“We are hoping to get a better grasp on the severity of those changes so that we are able to inform population-level intervention efforts,” Jewell said of her team’s survey, similar to one launched this month by Tamara Oser, MD, associate professor and director of the High Plains Research Network in the Department of Family Medicine.
“I think the psycho-social impact is much more extreme than people realize,” Oser said. “We already have problems in this country with poor mental health, opioid abuse disorder and suicide. I think it’s crucial, particularly for the research community, to assess the additional effect of social distancing related to COVID-19 so we can start designing interventions and be prepared as a healthcare community.”
The time for social support is now
While the survey data should help transform large-scale disaster response for the mental health profession, the end goal remains a long way off. “For now, I think it’s important that we stay connected with our friends and family through calls, texts, video chats, social media – anyway that we can so that we all feel less alone,” Jewell said.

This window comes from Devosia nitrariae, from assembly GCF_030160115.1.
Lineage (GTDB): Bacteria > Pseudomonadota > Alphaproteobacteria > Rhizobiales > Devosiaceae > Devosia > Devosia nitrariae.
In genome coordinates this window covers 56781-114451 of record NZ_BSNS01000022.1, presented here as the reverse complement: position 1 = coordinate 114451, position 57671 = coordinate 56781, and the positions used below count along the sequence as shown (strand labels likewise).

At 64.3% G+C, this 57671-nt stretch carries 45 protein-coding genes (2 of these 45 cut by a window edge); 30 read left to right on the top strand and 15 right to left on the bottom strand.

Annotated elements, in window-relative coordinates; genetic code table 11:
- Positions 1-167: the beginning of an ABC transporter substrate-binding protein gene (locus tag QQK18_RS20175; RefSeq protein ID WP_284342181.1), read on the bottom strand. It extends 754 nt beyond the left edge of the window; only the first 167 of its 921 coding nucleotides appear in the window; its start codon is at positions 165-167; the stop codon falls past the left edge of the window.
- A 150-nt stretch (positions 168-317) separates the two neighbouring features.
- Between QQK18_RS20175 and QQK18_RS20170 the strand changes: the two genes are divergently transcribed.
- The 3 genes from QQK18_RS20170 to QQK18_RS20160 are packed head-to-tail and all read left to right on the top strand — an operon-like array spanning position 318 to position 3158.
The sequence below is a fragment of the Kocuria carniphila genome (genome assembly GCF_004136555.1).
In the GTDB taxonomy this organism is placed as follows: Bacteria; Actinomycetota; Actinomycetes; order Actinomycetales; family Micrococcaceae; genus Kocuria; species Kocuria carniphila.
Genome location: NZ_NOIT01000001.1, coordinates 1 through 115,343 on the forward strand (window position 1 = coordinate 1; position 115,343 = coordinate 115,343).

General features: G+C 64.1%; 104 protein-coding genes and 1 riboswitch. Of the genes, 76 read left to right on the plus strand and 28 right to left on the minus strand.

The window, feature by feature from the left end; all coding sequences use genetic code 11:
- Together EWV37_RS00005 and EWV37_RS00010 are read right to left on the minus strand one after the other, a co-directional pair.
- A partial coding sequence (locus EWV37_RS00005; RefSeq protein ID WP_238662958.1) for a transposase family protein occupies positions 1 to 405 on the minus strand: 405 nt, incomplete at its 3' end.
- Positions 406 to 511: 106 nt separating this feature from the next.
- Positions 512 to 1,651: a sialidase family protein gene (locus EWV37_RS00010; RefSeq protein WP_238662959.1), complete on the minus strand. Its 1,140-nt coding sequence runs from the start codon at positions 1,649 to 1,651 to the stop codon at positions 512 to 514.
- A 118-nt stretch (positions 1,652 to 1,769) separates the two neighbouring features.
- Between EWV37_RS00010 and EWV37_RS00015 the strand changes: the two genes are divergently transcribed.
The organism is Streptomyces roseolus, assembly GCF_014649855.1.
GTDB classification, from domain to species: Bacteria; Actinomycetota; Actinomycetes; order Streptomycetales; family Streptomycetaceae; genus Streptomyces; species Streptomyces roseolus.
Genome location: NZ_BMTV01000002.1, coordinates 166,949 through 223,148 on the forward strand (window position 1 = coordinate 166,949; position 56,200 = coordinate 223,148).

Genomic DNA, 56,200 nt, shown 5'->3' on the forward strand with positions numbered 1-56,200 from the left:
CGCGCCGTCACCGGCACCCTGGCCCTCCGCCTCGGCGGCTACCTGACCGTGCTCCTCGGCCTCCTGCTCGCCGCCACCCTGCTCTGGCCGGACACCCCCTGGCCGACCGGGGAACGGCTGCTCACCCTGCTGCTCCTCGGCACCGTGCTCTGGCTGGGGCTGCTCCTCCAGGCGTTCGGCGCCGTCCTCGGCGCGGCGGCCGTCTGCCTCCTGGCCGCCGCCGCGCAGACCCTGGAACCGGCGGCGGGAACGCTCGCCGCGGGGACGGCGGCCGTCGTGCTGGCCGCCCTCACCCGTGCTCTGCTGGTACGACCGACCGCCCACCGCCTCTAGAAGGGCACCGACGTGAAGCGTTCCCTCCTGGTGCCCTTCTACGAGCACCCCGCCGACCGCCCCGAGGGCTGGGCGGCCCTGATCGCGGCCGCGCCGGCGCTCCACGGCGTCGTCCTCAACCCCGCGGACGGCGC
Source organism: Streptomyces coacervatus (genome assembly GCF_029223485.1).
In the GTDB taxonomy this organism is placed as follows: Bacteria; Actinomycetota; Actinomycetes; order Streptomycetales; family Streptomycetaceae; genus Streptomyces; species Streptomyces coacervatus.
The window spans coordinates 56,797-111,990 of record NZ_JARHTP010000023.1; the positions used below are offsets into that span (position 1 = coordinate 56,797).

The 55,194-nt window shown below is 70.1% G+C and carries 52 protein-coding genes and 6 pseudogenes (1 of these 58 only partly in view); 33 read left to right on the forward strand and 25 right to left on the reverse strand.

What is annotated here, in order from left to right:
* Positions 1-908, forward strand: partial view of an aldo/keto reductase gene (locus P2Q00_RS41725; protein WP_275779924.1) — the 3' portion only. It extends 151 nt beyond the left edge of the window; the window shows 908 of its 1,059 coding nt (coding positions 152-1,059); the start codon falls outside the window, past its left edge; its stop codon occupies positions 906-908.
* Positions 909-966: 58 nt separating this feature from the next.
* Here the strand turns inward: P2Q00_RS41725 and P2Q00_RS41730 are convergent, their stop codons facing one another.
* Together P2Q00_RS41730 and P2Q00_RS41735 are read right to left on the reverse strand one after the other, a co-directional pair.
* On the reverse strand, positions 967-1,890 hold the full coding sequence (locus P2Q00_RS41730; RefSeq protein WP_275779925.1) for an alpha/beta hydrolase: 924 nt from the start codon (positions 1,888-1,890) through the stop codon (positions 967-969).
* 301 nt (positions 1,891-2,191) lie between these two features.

The research is clear that social isolation and loneliness can negatively affect mental health, said Courtney Welton-Mitchell, PhD, a clinical assistant professor in the Colorado School of Public Health who specializes in public health preparedness and disaster response. People who are faring better are those who realize “social” distancing really means “physical” distancing and are staying connected, she said.
“When people are feeling fearful and anxious, they are in even greater need of social support,” Welton-Mitchell said. “Social support is actually a powerful predictor of positive mental outcomes. One of the most important things we can do to mitigate those feelings is to reach out and connect with others.”
Keep talking, dancing, sewing and howling
The effects of social distancing are not all bad, Welton-Mitchell said, adding that some people have grown their social networks through virtual and other means during the pandemic. Whether it’s online book clubs, dance lessons, exercise classes or gaming groups: “You’d be hard-pressed to not find an online activity to fill an interest,” she said.
Active online activities, with engaged interaction, far outweigh passive social media use, such as scrolling through Facebook to pass the time, she said. “There is some research that has suggested that being a passive observer on social media, looking through Facebook and seeing other people’s curated versions of their lives, can actually make people feel more isolated and more alone,” she said.